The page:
Sub-Machine Guns

Why are the magazines for these weapons curved?.

I would have thought that having a straight magazine similar to the WW2 German Schmeisser would make more sense as that gives the shooter something to grip.

They are? An Uzi’s magazine is straight.

The shape of the magazine is derived from the shape of the bullet. That’s why AK-47’s have “bannana” shaped mags - their rounds are highly tapered.

You could have a straight magazine with a tapered round.

Magazines are curved so that they’re more compact. They’re longer, but they’re not as tall. This is especially important when employing them from a prone position - it’s already pretty uncomfortable to fire an AK with a standard sized mag from that position, and if it were a few inches taller it would be impractical.

True, although 9mm rounds never really seemed that tapered to me.

As for gripping magazines: never a good idea, not if you want to use them more than once.

Hmm? They’re not designed to be hand holds generally, but they’re solid metal boxes - you’re probably not going to hurt them.

Jiggling them about too much will ruin their lips or cause double feeds - as well as mess up the weapon’s magazine catch, which isn’t designed for that kind of stress.

Magazines are anything but “solid”; I’d say that unless you really suck at cleaning, most weapon misfires are caused by faulty magzines.

Interesting, I’m always seeing the mag on M4s, and the like, used as forward grips,

and that would explain it.

Are the current issue M4 (etc) magazines tougher than the magazines Alessan is used to or are magazines treated as disposable these days?

CMC fnord!
'Cause I was under the impression that one of the fun recreational activities for a rifleman in the detachable magazine era was sitting down with a ammo crate and reloading mags 'till your thumbs fell off.

The way I understood it during my army days was that the M16 (which was what I was issued with, like most Israeli soldiers at the time) had magazines which the US armed forces treated as disposable, while the IDF did not. I certainly reloaded my share of M16 magazines! :slight_smile:

This would also explain the difference in treatment of the magazine – Americans who fought in Vietnam may have rightly felt that once the magazine was inserted in the gun you could manhandle it all you like, you’d be throwing it out anyway – while **Alessan **and I both “know” that you treat a magazine with respect, as an integral part of your weapon.

Heh. Get a real gun. :wink: I have, as a test, run my truck over my AK mags without damage. No need to be gentle with them.

One of my AK’s is chambered in 5.56 and its mags are slightly curved, but not as much as a 7.62 AK mag, since the rounds are less tapered. The curve doesn’t make the mag significantly shorter so that can’t be the reason. I think the curve just helps them feed better - but is optional for less tapered calibers.

Are there any 7.62 x 39 rifles with straight mags?

The other advantage of a straight magazine is that you can tape a second to the first for a quick change round.

Of course my knowledge of firearms is practically nil, all I know is from what I’ve seen in films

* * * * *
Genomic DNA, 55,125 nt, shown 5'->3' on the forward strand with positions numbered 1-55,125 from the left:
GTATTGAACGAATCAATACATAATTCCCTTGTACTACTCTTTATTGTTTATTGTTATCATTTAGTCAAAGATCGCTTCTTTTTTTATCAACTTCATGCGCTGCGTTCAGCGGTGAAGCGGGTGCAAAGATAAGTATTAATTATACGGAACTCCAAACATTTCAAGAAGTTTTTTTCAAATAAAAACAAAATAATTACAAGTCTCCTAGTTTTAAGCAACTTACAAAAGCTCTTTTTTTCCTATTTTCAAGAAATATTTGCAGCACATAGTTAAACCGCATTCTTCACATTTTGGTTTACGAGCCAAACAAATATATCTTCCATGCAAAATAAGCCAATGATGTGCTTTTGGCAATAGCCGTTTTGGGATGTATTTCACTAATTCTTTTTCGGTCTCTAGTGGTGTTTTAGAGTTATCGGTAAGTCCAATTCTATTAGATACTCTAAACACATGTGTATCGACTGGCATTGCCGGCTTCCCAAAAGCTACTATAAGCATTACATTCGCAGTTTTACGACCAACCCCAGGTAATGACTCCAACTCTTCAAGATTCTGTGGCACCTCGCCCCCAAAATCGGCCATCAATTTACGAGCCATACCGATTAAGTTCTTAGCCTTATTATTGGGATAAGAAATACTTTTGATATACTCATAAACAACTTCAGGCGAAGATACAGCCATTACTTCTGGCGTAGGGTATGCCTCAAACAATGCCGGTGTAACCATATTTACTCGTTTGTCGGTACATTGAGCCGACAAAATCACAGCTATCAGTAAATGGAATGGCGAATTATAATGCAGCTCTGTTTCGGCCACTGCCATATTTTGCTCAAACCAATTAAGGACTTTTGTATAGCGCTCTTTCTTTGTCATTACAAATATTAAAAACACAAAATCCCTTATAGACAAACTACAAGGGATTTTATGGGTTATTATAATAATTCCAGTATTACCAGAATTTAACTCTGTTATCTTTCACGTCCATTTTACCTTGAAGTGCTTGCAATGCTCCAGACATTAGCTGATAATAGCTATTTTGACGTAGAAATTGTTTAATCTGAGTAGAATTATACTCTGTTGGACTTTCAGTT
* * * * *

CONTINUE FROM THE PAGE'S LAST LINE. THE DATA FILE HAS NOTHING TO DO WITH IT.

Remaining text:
That will work with curved magazines too, like this:

You could add a third one to the other side also facing down, in a down up down configuration.

They’re curved like that so they can fit snugly in the hand, and point towards the mouth.

The proper way to do it is side by side- otherwise it won’t fit in your ammo pouch.

I don’t know about Vietnam, but I was in Iraq twice with the US Army, and magazines are not considered disposable. We emptied them once a week to take inventory of the rounds and relieve pressure on the spring. During this time, we were taught to inspect the magazine for holes, dents, excessive dirt, sand and debris. Occasionally, we had to swap out old broken magazines for new ones, but they were in no way considered disposable. Most soldiers kept the same magazines they were issued for their entire tour.

Never trust films. For anything. Taping magazines together that way is stupid, dangerous, and will get you killed. All you are doing is exposing the most fragile and critical part of the magazine to assorted dings, bashes, bumps, scrapes, and a world full of stuff that will cause your weapon to jam at a most inopportune time. If you are going through ammo so fast that you need to cut your reload time by a fraction of a second, you need to starting aiming and stop spraying.

Isn’t the “relieve pressure on the spring” part mostly urban legend? Magazines have been left filled for years with no ill effect. I don’t want to start a new thread, but it is interesting that the Army teaches that.

It could very well be wrong. All my firearm knowledge comes from the Army, so I can’t back it up with outside cites. Besides, it isn’t like there is some bona fide Army training tape that everyone in the entire Army watches. It is just a bunch of NCOs teaching their units, nominally out of a standardized manual of common tasks, but more likely out of their heads based on experience. I’m sure not everything they say is gospel. :wink:

Some serious thought towards carreer/lifestyle change might not go amiss, either.

Unnecessary pedantry: Sub-machine guns are weapons that fire pistol rounds in automatic (or burst) modes.

AK-47s, M-16s, etc are assault rifles.
The M-4 is a carbine assault rifle.
P90, MP5, UMP45, Uzis, and such are SMGs.

Right. The Thompson is the classic SMG. Note that it also used a drum magazine. My Dad used one in WWII, and said the drum magazine was a poor choice in the field, as it was fiddly to change.